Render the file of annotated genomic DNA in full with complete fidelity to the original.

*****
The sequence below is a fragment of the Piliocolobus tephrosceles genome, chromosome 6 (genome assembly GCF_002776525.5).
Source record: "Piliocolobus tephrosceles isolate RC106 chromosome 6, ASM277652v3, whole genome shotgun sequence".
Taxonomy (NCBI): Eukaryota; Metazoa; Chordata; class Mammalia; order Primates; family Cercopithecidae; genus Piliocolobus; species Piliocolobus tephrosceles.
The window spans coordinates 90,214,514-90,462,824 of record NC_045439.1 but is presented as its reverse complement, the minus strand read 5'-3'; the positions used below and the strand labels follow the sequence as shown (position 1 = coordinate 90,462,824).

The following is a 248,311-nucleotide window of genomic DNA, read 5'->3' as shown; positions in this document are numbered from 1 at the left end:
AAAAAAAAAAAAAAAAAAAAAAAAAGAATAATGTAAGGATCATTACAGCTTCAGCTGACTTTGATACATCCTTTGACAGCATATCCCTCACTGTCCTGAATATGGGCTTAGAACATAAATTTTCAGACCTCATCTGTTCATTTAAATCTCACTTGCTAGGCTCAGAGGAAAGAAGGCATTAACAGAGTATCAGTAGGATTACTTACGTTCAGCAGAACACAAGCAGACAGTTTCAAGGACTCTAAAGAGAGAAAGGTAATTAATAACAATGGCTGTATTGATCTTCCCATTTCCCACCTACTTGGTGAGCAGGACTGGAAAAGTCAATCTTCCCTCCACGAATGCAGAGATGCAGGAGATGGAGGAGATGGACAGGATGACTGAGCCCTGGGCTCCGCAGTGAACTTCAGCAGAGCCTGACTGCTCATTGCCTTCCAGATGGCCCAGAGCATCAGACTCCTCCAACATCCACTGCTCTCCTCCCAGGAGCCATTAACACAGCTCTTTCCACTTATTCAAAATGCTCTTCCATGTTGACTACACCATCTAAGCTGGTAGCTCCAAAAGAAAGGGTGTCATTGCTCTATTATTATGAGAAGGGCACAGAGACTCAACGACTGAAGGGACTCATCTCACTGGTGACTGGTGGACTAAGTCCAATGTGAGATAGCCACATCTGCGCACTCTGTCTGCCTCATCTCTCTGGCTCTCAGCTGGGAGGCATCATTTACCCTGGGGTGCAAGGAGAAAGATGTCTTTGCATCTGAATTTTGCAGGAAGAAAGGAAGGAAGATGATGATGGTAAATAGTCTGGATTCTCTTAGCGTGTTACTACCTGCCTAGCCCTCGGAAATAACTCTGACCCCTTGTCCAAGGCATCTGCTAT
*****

The sequence below is a fragment of the Piliocolobus tephrosceles genome, chromosome 6 (genome assembly GCF_002776525.5).
Source record: "Piliocolobus tephrosceles isolate RC106 chromosome 6, ASM277652v3, whole genome shotgun sequence".
Taxonomy (NCBI): Eukaryota; Metazoa; Chordata; class Mammalia; order Primates; family Cercopithecidae; genus Piliocolobus; species Piliocolobus tephrosceles.
The window spans coordinates 90,214,514-90,462,824 of record NC_045439.1 but is presented as its reverse complement, the minus strand read 5'-3'; the positions used below and the strand labels follow the sequence as shown (position 1 = coordinate 90,462,824).

The following is a 248,311-nucleotide window of genomic DNA, read 5'->3' as shown; positions in this document are numbered from 1 at the left end:
AAAAAAAAAAAAAAAAAAAAAAAAAGAATAATGTAAGGATCATTACAGCTTCAGCTGACTTTGATACATCCTTTGACAGCATATCCCTCACTGTCCTGAATATGGGCTTAGAACATAAATTTTCAGACCTCATCTGTTCATTTAAATCTCACTTGCTAGGCTCAGAGGAAAGAAGGCATTAACAGAGTATCAGTAGGATTACTTACGTTCAGCAGAACACAAGCAGACAGTTTCAAGGACTCTAAAGAGAGAAAGGTAATTAATAACAATGGCTGTATTGATCTTCCCATTTCCCACCTACTTGGTGAGCAGGACTGGAAAAGTCAATCTTCCCTCCACGAATGCAGAGATGCAGGAGATGGAGGAGATGGACAGGATGACTGAGCCCTGGGCTCCGCAGTGAACTTCAGCAGAGCCTGACTGCTCATTGCCTTCCAGATGGCCCAGAGCATCAGACTCCTCCAACATCCACTGCTCTCCTCCCAGGAGCCATTAACACAGCTCTTTCCACTTATTCAAAATGCTCTTCCATGTTGACTACACCATCTAAGCTGGTAGCTCCAAAAGAAAGGGTGTCATTGCTCTATTATTATGAGAAGGGCACAGAGACTCAACGACTGAAGGGACTCATCTCACTGGTGACTGGTGGACTAAGTCCAATGTGAGATAGCCACATCTGCGCACTCTGTCTGCCTCATCTCTCTGGCTCTCAGCTGGGAGGCATCATTTACCCTGGGGTGCAAGGAGAAAGATGTCTTTGCATCTGAATTTTGCAGGAAGAAAGGAAGGAAGATGATGATGGTAAATAGTCTGGATTCTCTTAGCGTGTTACTACCTGCCTAGCCCTCGGAAATAACTCTGACCCCTTGTCCAAGGCATCTGCTAT